The question is, to what extent have QE programs contributed to the transition of the term premium from a receivable risk premium to a payable safety premium?

“The big compression” – the effect of QE on global term permia

We have seen that in the context of QE, term premia and free float are strongly intertwined. This is reflected in their simultaneous decline since the financial crisis. Despite the massive increase in public debt, the global free float has fallen from 80% in 2005 to below 50% today. In the same period, the global term premium (10y) has fallen from +200bps to -75bps. This means that, on average, for every 1pp decrease in the global free float, the global 10y term premium has been reduced by 9bps (Figure 4).

Figure 4: Global free float* and global term premium in coinciding decline since 2009

This means that investors are now paying a premium for their long-term commitment instead of demanding compensation for the uncertainty regarding the evolution of expected short-term rates and inflation. In other words, investors are willing to pay a premium for the safety and/or their liability matching characteristics these bonds provide.  The question is, to what extent have QE programs contributed to the transition of the term premium from a receivable risk premium to a payable safety premium?   “The big compression” – the effect of QE on global term permia  We have seen that in the context of QE, term premia and free float are strongly intertwined. This is reflected in their simultaneous decline since the financial crisis. Despite the massive increase in public debt, the global free float has fallen from 80% in 2005 to below 50% today. In the same period, the global term premium (10y) has fallen from +200bps to -75bps. This means that, on average, for every 1pp decrease in the global free float, the global 10y term premium has been reduced by 9bps (Figure 4).  Figure 4: Global free float* and global term premium in coinciding decline since 2009
Sources: Refinitiv, BIS, IMF, Allianz Research

We use a narrow definition of free float as the part of the outstanding long-term (maturity >1y) central government bonds that are not held by the domestic central bank for monetary policy or by foreign central banks for foreign exchange reserve management. We observe major differences in the free float estimates among advanced economies, reflecting the extent of QE deployed and the reserve currency status, Japan exhibits the lowest free float with 35%, while Switzerland has the highest with 85%. In the U.S. and the Eurozone, the free float is slightly below 50%. In the case of the Eurozone, however, there are major discrepancies among the member states, with Italy’s free float estimated at 68% while in Germany it is only 23% (Figure 5).

Figure 5: Estimated free float of long-term central government bonds (in % of total)

This means that investors are now paying a premium for their long-term commitment instead of demanding compensation for the uncertainty regarding the evolution of expected short-term rates and inflation. In other words, investors are willing to pay a premium for the safety and/or their liability matching characteristics these bonds provide.  The question is, to what extent have QE programs contributed to the transition of the term premium from a receivable risk premium to a payable safety premium?   “The big compression” – the effect of QE on global term permia  We have seen that in the context of QE, term premia and free float are strongly intertwined. This is reflected in their simultaneous decline since the financial crisis. Despite the massive increase in public debt, the global free float has fallen from 80% in 2005 to below 50% today. In the same period, the global term premium (10y) has fallen from +200bps to -75bps. This means that, on average, for every 1pp decrease in the global free float, the global 10y term premium has been reduced by 9bps (Figure 4).  Figure 4: Global free float* and global term premium in coinciding decline since 2009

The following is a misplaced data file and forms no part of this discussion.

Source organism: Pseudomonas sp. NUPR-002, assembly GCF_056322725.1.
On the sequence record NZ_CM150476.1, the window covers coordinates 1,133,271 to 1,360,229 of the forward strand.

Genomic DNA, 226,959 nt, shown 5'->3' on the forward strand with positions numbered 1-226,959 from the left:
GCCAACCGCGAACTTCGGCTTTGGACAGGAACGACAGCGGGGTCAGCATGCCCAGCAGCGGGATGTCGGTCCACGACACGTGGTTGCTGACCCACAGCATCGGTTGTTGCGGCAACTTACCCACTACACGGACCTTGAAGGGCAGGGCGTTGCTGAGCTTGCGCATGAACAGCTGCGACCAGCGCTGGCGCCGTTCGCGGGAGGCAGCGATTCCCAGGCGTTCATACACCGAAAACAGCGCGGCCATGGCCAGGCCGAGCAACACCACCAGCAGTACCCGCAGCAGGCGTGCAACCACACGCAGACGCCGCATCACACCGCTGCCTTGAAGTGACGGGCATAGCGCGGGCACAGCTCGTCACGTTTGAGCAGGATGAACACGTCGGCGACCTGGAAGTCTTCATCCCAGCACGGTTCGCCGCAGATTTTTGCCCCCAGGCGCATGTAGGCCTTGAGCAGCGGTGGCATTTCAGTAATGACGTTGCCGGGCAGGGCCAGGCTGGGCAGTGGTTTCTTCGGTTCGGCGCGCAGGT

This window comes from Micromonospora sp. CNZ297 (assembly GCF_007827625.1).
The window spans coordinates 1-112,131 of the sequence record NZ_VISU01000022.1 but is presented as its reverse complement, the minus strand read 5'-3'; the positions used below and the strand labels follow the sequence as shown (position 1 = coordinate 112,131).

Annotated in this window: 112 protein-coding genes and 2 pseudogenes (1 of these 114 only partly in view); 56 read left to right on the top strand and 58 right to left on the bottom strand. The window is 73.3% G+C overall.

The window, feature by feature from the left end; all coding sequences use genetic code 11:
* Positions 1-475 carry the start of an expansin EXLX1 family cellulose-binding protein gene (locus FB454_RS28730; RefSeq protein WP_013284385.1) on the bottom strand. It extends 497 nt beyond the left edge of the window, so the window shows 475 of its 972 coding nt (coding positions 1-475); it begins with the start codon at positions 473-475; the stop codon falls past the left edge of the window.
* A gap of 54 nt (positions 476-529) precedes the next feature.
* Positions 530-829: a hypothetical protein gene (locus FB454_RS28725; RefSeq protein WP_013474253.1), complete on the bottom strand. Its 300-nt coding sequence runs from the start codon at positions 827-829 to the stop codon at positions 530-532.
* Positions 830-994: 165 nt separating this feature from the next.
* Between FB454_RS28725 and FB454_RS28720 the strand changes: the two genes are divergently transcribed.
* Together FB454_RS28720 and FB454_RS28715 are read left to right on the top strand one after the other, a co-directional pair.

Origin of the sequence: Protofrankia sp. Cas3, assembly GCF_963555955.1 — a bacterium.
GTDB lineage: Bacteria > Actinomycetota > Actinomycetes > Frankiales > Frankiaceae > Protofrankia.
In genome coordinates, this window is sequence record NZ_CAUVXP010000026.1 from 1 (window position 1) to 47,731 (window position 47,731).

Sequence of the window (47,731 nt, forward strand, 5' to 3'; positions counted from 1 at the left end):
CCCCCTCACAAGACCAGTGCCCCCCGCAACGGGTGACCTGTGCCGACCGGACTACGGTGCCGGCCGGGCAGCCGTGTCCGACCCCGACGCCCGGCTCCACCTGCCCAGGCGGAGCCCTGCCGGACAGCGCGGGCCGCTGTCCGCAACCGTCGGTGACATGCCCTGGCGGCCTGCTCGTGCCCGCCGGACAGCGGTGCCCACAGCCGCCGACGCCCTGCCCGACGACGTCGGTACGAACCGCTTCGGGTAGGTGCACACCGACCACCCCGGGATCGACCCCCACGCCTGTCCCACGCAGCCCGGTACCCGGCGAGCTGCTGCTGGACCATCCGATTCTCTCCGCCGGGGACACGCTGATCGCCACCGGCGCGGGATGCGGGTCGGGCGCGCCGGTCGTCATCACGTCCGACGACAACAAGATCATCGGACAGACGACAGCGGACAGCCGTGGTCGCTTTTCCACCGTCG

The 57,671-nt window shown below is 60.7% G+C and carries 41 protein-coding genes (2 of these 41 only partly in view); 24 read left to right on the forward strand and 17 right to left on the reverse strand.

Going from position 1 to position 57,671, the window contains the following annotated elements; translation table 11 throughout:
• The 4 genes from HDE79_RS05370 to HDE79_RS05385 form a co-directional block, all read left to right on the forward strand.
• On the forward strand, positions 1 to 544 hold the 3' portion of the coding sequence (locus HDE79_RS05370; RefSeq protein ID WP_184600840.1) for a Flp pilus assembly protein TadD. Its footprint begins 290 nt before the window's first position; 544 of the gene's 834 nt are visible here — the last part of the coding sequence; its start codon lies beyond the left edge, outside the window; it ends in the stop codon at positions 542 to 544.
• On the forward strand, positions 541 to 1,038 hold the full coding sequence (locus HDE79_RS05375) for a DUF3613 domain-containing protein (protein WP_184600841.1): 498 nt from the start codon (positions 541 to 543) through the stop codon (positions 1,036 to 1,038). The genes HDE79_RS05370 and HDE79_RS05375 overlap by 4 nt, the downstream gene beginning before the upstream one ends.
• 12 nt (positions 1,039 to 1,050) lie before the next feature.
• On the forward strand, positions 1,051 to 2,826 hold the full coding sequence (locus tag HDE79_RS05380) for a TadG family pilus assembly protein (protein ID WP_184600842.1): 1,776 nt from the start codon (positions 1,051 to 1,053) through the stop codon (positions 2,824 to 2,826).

Sources: Refinitiv, BIS, IMF, Allianz Research

To evaluate the contribution of QE to the term premium decline, we augment our initial term structure model by our free float estimates as a quantity factor. By comparing the time series fit before and after the pricing in of large asset purchases, we derive the QE impact.  We see that for the U.S. and UK, the dampening effect on the 10y term premium is currently around -130bps resp. -145bps. For the Eurozone it reaches -185bp. In Japan, the country with the longest history of QE and the lowest free float (35%), the dampening effect is even -220bps (Figure 6).

Figure 6:  Term premium compression by QE for advanced economies

Figure 6:  Term premium compression by QE for advanced economies
Sources: Refinitiv, Allianz Research

At a global level, the duration extraction of central banks amounts to -130bp for the 10y term premium. Depending on how aggressively the current round of QE continues, and how the issuance of long-term bonds develops, the global effect could reach -150bps by the end of the year and up to -200bps end of 2021 (Figure 7).

Figure 7: Global 10y term premium compression and global free float*

Figure 7: Global 10y term premium compression and global free float*
Sources: Refinitiv, Allianz Research
Now that we have isolated the QE effect on the term premium, we see that even without QE the term premium would have been on a structural downward trend. However, it would still be in positive territory for the 10y maturity, with 30bps in the U.S. and 80bps in Eurozone (Figure 8). The transition of the term premium from a receivable risk premium to a payable safety premium is thus indeed linked to the amplification of QE. This transition certainly makes sense from a monetary policy point of view as it increases the price for risk-free savings and creates an incentive for investing in other riskier market segments, easing financing conditions there. From a fiscal perspective, it contributes to ensure public debt sustainability.

Figure 8: Current QE induced distortion of the 10y term premium
Figure 8: Current QE induced distortion of the 10y term premium
Sources: Refinitiv, Allianz Research

Term premia compression is here to stay